Dir/scr: Francois Delisle. Canada. 2015. 97mins
A somber sketch of a couple crushed by the grief of losing a child, Francois Delisle’s new feature film, shot entirely in black-and-white, which renders it all the more tragic, will no doubt appeal to sensitive, compassionate audiences, even if most of the elements it features will be familiar from countless previous attempts to deal with the same theme, both in cinema and television.
The film’s characters behaviour and their reactions are not really surprising, though they are fully committed to them, but Delisle pushes both Ricard and Malette to the verge of over-acting by not trusting the images to convey the full extent of their misery.
The marriage of Christophe (Sebastien Ricard) and Irene (Fanny Malette) fell apart when their eight year-old son, Hugo, disappeared without leaving a trace. Christophe runs away to Mexico, lives on the beach, takes on all sorts of odd jobs to survive but spends most of his time wallowing in his own sorrow. A sequence showing ocean waves rolling his inert naked body up and down the beach gives a pretty accurate idea of his state of mind, also visually recalls the opening sequence of Kiarostami’s Five which was meant to generate similar emotions.
Irene remains in Montreal, bottles down her pain the best she can but can’t help occasional outbursts to take over once in a while. Back with a vocal octet specialising in pre-classical music, she shuts herself off the rest of the world, with the exception of the uneasy relationship she entertains with her widowed mother (Genevieve Bujold).
Ten years later, a pedophile prison inmate claims responsibility for Hugo’s death and the parents are called in to fulfill the formalities and take charge of the funeral. Christophe flies in and moves in for a week with his father (Pierre Curzi), to face, together with Irene, a series of painful procedures, inevitable in such cases, from the heart-wrenching moment when they face the remains of the child’s skeleton, all the way to the borders of morbidity, when they listen to the confession of the murderer describing in detail everything he did to the boy.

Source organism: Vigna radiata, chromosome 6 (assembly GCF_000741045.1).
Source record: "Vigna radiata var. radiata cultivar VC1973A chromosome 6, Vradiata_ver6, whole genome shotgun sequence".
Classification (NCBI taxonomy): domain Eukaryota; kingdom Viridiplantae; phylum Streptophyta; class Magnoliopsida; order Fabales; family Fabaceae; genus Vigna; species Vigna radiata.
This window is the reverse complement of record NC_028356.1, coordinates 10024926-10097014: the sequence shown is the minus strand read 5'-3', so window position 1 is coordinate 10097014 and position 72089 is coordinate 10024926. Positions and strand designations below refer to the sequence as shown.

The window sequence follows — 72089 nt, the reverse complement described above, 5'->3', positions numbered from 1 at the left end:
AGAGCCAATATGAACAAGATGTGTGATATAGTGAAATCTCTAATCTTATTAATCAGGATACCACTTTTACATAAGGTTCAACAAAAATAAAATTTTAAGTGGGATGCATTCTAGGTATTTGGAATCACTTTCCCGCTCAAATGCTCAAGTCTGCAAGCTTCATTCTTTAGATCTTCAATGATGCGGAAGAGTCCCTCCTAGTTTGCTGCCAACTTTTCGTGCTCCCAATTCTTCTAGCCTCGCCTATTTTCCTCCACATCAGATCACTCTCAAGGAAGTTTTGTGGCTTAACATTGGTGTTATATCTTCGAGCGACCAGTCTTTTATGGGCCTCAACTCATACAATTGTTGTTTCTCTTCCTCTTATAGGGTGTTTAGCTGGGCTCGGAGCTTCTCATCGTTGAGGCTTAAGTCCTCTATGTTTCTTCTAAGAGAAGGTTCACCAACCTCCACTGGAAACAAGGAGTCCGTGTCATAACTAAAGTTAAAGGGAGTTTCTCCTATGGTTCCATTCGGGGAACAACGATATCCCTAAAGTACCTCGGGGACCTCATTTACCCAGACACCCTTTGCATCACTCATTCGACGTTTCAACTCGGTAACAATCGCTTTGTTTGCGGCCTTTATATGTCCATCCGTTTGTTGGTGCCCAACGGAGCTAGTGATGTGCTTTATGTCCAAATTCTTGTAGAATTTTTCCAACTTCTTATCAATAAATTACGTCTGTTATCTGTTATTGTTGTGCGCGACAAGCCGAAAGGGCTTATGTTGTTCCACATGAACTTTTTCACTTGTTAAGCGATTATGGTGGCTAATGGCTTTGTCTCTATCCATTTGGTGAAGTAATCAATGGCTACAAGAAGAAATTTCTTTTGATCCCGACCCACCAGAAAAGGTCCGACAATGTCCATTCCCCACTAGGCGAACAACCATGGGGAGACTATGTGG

But once the conclusive proof that Hugo is no more has been produced, they both feel the pressure of uncertainty and doubt being lifted from their shoulders, and for the first time in a long while they actually dare contemplate the option of a future, with the ending promising them a kind of deliverance, if not total and immediate, at least a glimpse of the light at the end of the tunnel.
Delisle, the author of the film in every sense of the word (he wrote the script, produced the picture, directed it and was the cinematographer as well as the editor), offers here an entirely fictional, intellectualised version of people dealing with personal loss, guided by his personal assumptions and impulses, using a slow ceremonial pace, painstakingly framed images with a predilection for close-ups and underlining it all with extensive, highly emotional voiceover texts.
The film’s characters behaviour and their reactions are not really surprising, though they are fully committed to them, but Delisle pushes both Ricard and Malette to the verge of over-acting by not trusting the images to convey the full extent of their misery. No wonder that under the circumstances, the restrained, touching performances of such experienced veterans as Bujold and Curzi in supporting parts make far more sense.
Production company: Films 53/12
International sales: Doc & Film Internationalwww.docandfilm.com
Producers: Francois Delisle, Maxime Bernard
Cinematography, Editing: Francois Delisle
Production designer: Genevieve Lizotte
Music: Robert Marcel Lepage
Main cast: Sebastien Ricard, Fanny Malette, Genevieve Bujold, Pierre Curzi, Antoine L’Ecuyer, Luc Senay, Didier Lucien, Suuns Rock Band